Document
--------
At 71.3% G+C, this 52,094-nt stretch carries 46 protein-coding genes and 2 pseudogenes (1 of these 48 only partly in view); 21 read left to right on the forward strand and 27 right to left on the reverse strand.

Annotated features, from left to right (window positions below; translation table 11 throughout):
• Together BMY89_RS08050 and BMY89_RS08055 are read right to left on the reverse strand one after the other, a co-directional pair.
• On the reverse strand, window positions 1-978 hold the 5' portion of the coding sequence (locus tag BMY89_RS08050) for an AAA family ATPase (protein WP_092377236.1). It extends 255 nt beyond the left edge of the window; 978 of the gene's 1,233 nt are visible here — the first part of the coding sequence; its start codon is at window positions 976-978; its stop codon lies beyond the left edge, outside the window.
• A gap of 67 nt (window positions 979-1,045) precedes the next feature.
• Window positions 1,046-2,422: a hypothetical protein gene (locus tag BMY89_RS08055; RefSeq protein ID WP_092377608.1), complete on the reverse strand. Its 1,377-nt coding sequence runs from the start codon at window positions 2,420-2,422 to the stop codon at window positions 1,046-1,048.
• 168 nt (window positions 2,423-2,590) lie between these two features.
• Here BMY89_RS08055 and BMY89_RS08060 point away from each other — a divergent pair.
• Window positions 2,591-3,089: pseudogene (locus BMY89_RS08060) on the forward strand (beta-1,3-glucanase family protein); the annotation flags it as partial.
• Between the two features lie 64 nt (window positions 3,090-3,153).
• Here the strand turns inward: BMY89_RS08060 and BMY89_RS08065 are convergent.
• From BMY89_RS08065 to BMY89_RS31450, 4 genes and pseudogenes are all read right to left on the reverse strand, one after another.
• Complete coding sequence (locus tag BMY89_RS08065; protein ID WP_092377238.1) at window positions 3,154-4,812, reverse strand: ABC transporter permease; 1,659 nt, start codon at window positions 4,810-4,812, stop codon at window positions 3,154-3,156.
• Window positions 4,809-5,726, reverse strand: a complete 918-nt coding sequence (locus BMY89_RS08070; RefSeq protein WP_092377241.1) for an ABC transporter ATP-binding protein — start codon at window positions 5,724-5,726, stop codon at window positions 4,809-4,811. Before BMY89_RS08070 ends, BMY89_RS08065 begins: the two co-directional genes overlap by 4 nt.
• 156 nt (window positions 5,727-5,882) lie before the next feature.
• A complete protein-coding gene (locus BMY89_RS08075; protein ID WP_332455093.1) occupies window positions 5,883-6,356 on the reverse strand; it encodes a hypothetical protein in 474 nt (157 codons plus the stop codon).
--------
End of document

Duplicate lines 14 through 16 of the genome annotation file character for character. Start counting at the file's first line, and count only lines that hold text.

• Window positions 4,809-5,726, reverse strand: a complete 918-nt coding sequence (locus BMY89_RS08070; RefSeq protein WP_092377241.1) for an ABC transporter ATP-binding protein — start codon at window positions 5,724-5,726, stop codon at window positions 4,809-4,811. Before BMY89_RS08070 ends, BMY89_RS08065 begins: the two co-directional genes overlap by 4 nt.
• 156 nt (window positions 5,727-5,882) lie before the next feature.
• A complete protein-coding gene (locus BMY89_RS08075; protein ID WP_332455093.1) occupies window positions 5,883-6,356 on the reverse strand; it encodes a hypothetical protein in 474 nt (157 codons plus the stop codon).